Translated by Fleur Jeremiah and Emily Jeremiah

Sari Peltoniemi: Gattonautti ja muita arkisatuja [The cattonaut and other everyday tales]

24 January 2013 | Mini reviews, Reviews

Gattonautti ja muita arkisatuja
[The cattonaut and other everyday tales]
Kuvitus [Ill. by]: Liisa Kallio
Helsinki: Tammi, 2012. 67 pp.
ISBN 978-951-31-6576-5
€19.90, hardback

There has been a desperate shortage of short stories and fairy tales for a long time. Now Sari Peltoniemi has bravely risen to this challenge. In her previous young adult novels, she cultivated the ‘new weird’ genre, in which strange and fantastical elements encroach on everyday life. This collection can be categorised as the first Finnish children’s book that makes use of that fantasy subgenre. Peltoniemi’s ten stories also pay homage to traditional Finnish folk tales: a deceased grandfather makes a reappearance to his grandson at midnight; a little sister imagines her teenage sister changing from a fairy into a troll, as in folk tales about changelings. Everyday life is wrenched into strange or absurd situations without warning. Peltoniemi’s portrayals of children display real psychological understanding and insight. The age range for this book, for reading aloud as well as independent reading, extends from preschool to older school-aged children, as the age of the main characters is not emphasised. Liisa Kallio’s child-like, rounded illustration style does indicate, however, that the intended target group is children under 10.
Translated by Ruth Urbom

Sari Peltoniemi: Kissataksi [Cat taxi]

4 February 2011 | Mini reviews, Reviews

[Cat taxi]
Kuvitus [ill. by]: Liisa Kallio
Helsinki: Tammi, 2010. 154 p.
ISBN 978-951-31-5243-7
€16, hardback

Children’s novels with a humane, everyday approach like that of Kissataksi are few and far between. Juho is a skinny eight-year-old boy with a perfect life: pleasant parents, a nice little brother and a dog called Rekku. But one day, he comes across seven cats and an old biddy – and find that the cats have a plan to alleviate her gloom. Juho finds himself driving a taxi for the cats, who are searching for a reliable carer for their mistress, and soon Juho is joined by Virsu, a punk girl. Kissataksi charms the reader with its genial child’s pace. Understanding of displaced people, and empathy in general, have been sadly lacking in children’s literature in recent years. The title of this book is a homage to the Japanese master animator Hayao Miyazaki’s film My Neighbour Totoro, in which a cat bus figures significantly. As in Peltoniemi’s previous novels for children and young people, there is a pinch of magic in this book.
Translated by Ruth Urbom

Youth revisited

31 December 1986 | Archives online, Authors, Extracts, Non-fiction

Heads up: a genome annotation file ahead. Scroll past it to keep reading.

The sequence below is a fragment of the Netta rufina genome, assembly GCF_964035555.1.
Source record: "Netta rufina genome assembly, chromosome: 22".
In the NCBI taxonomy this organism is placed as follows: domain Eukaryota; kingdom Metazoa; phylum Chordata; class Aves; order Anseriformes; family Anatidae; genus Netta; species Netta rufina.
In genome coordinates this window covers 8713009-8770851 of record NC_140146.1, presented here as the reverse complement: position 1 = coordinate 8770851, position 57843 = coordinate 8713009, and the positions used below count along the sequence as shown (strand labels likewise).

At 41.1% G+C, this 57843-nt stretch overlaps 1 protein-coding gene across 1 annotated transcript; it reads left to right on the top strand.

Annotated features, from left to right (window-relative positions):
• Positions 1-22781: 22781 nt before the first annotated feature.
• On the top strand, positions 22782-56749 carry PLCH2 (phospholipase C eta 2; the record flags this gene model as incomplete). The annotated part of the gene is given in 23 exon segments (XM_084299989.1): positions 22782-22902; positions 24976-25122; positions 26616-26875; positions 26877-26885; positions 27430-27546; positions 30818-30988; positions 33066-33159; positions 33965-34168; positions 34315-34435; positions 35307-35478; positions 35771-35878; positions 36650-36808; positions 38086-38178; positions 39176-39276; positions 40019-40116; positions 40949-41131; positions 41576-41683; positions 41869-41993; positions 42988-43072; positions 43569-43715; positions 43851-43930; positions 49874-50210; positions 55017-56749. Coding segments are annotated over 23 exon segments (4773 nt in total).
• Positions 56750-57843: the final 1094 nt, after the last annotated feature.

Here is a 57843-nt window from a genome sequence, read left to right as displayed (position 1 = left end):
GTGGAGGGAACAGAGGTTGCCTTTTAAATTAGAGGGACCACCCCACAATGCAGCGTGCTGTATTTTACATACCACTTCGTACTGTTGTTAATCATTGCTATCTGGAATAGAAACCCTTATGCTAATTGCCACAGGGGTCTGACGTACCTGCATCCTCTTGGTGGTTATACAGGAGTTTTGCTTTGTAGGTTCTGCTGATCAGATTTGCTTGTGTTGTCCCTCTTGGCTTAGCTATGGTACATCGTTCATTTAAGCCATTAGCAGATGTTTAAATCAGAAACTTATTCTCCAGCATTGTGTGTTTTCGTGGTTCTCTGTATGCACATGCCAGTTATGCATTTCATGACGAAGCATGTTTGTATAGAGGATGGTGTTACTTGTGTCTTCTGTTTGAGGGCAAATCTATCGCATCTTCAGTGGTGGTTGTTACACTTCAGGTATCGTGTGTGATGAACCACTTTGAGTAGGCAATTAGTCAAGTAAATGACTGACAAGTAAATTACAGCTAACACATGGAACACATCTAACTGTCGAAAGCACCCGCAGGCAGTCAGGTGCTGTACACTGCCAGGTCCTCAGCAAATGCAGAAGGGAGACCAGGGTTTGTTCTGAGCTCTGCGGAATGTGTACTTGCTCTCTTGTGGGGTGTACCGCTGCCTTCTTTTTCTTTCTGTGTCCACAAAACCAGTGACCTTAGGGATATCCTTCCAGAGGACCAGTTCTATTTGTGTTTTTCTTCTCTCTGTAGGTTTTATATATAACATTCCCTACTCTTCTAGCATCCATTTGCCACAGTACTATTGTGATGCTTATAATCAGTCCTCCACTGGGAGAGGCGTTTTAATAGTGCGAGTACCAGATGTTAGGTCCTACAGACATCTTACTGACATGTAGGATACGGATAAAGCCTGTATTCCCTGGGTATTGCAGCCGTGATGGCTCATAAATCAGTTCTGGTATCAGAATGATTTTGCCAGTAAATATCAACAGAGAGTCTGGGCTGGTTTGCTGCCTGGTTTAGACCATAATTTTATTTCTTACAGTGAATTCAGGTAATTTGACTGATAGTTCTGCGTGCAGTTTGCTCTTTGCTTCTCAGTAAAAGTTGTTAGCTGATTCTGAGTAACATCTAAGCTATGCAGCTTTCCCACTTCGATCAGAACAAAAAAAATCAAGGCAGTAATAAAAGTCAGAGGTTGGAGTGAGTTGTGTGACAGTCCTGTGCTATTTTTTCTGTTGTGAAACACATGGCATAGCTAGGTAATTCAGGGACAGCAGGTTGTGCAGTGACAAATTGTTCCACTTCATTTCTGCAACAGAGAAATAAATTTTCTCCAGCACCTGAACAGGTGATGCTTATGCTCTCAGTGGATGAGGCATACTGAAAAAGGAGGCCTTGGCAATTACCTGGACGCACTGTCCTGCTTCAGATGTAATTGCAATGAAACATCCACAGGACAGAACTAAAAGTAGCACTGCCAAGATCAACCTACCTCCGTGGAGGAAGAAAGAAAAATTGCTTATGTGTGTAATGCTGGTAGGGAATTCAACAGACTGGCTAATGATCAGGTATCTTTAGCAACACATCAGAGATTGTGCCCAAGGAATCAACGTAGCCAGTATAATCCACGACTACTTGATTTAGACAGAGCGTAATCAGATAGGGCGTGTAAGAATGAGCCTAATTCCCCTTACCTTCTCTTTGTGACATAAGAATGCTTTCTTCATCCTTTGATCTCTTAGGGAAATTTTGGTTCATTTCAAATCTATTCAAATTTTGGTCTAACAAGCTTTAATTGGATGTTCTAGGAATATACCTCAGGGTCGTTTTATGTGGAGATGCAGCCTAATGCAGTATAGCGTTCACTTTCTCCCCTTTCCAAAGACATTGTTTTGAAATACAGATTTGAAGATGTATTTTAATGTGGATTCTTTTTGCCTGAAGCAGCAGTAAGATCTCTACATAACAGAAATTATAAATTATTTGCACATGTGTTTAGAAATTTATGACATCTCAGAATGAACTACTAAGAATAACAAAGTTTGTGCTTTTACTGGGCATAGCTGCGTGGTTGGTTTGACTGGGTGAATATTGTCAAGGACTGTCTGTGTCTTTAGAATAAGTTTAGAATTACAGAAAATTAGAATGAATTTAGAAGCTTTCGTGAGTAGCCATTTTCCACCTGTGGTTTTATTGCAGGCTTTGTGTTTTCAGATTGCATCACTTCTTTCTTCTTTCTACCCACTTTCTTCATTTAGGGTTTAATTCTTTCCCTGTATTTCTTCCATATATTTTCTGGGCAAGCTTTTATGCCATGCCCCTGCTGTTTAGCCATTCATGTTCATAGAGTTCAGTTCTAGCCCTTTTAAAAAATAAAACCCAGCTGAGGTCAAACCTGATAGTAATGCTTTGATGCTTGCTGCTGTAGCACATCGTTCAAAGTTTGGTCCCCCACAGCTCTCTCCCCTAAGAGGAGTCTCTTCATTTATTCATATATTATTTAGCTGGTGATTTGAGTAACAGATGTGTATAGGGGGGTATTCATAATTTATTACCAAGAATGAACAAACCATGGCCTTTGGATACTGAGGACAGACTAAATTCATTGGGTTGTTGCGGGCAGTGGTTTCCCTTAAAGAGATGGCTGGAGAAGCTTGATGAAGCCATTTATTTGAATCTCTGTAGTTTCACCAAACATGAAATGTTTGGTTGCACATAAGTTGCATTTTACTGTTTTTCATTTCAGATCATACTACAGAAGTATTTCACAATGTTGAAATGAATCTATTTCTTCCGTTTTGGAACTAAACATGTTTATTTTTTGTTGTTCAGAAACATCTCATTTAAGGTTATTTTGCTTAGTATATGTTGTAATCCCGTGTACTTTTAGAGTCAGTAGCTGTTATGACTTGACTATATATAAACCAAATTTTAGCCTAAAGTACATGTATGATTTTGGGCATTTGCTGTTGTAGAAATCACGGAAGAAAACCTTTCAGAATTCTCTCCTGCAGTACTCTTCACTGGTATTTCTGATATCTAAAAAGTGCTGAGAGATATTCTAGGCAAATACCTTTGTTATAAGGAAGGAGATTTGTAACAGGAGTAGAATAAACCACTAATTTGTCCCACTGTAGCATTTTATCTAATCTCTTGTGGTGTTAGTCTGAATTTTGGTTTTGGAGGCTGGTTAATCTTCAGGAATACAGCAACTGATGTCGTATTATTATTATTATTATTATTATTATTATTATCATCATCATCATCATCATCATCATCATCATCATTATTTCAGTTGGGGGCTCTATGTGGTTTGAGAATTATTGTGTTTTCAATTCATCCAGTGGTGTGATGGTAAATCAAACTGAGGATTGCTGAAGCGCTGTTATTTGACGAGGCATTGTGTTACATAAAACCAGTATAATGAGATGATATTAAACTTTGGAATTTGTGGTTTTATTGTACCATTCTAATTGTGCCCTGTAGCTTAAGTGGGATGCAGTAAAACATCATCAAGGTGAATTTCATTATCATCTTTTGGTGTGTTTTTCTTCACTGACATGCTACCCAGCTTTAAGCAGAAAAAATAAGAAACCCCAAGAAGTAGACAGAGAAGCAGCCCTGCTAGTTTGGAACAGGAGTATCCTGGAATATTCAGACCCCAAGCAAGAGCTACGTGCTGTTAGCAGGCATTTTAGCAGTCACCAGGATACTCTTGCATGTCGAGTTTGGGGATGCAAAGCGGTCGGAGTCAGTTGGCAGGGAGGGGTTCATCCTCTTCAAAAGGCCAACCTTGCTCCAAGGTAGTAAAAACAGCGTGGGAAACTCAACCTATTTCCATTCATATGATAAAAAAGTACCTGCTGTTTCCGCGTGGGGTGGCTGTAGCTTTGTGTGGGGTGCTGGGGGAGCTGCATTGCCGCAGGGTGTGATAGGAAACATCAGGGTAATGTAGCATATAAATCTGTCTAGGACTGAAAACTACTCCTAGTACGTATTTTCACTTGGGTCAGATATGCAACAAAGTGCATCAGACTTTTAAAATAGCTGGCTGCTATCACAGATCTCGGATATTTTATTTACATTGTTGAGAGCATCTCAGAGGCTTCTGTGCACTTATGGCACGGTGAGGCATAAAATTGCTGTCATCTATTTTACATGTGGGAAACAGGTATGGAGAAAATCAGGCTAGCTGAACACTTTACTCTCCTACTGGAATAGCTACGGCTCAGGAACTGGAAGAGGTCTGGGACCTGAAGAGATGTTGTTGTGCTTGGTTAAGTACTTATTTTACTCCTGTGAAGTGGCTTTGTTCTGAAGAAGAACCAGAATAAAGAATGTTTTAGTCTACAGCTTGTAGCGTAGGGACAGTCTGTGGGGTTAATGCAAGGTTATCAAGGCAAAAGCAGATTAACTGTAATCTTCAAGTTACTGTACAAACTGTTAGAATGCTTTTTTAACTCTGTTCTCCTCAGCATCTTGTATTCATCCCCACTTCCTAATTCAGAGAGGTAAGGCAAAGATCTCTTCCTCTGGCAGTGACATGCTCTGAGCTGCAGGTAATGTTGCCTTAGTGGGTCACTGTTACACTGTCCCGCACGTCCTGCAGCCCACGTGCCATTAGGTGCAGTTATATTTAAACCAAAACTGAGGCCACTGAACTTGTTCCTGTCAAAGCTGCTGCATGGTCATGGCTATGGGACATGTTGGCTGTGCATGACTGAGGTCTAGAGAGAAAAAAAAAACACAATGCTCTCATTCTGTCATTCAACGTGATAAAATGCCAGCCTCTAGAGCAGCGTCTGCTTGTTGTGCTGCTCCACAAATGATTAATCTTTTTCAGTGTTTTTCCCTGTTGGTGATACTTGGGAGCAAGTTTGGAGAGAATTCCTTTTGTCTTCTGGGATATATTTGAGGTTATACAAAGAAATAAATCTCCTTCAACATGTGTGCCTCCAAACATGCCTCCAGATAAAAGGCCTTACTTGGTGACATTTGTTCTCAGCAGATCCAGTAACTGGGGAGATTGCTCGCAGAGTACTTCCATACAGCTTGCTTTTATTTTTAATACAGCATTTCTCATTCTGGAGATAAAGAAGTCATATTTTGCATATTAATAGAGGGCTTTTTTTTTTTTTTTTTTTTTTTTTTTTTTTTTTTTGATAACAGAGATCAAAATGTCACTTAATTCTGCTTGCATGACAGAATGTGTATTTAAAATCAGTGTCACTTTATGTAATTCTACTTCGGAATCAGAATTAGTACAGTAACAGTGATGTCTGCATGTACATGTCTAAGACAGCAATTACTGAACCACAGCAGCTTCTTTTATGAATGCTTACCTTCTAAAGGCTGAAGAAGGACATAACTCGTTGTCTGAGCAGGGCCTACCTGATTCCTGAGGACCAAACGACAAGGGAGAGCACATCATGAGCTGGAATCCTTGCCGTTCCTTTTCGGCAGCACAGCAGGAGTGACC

Extracts from a diary. Introduction by Kai Laitinen


I thought I might weep today, now that it’s evening and I’m alone. But after all, I’m not weary enough. Instead I’ll read some Rilke: The Book of Hours, Stunden-Buch. Whose pages I turned at seventeen and tried to see. Now it’s all simply backtracking. Rilke’s the weeping I was expecting. That soft bitter swirling I sink into without troubling myself whether it’s good for me or bad.

I’ve been three days without writing a poem and it’s beginning to nag me already. Earlier, I was three months and it bothered me less. But I shan’t weep. I’ll read Rilke. I’m that young monk who believes he’s capable of being some day so afraid his arteries will burst. More…

Survival games

9 October 2009 | Authors, Reviews

Sari Malkamäki

Sari Malkamäki. - Photo: Irmeli Jung

Fathers and sons, mothers and daughters in Sari Malkamäki’s new short stories

The relationship between parents and children is the central theme of Sari Malkamäki’s fifteen new short stories. She published her first collection in 1994; in Jälkikasvu (‘Offspring’, Otava, 2009), her tenth book, the few stories in which children don’t appear nevertheless allude to childhood experiences or to a child who sets the narrative in motion.

The point of view may be that of the child or of the parent, the focus of description some moment that forms a turning point in the characters’ circumstances, or even in their lives. Malkamäki’s children are often touchingly resourceful and brave, even when their adults fail them. More…

Once upon a time…

13 January 2012 | Articles, Non-fiction

Sari Airola's illustration in Silva och teservisen som fick fötter (‘Silva and the tea set that took to its feet’, Schildts) by Sanna Tahvanainen

The future of book publishing is not easy to predict. Books for children and young people are still produced in large quantities, and there’s no shortage of quality, either. But will the books find their readers? Päivi Heikkilä-Halttunen takes a look at the trends of 2011, while in the review section we’ve picked out a selection of last year’s best titles

The supply of titles for children and young adults is greater than ever, but the attention the Finnish print media pays to them continues to diminish. Writing about this genre appears increasingly ghettoised, featuring only in specialist publications or internet chat rooms and blogs.

Yet, defying the prospect of a recession, Suomen lastenkirjakauppa, a bookshop specialising in children’s literature, was re-established in central Helsinki in autumn 2011, following a ten-year break. Pro lastenkirjallisuus – Pro barnlitteraturen ry, the Finnish society for the promotion of children’s literature, has been making efforts to found a Helsinki centre dedicated to writing and illustration for children. The society made progress in this ambition when it organised a pilot event in May 2011. More…

The birds and the bees

2 May 2011 | Non-fiction

Halcyon or Ispida (kingfisher)? A picture of this mythical bird from a 17th-century thesis, published in Suomen lintutieteen synty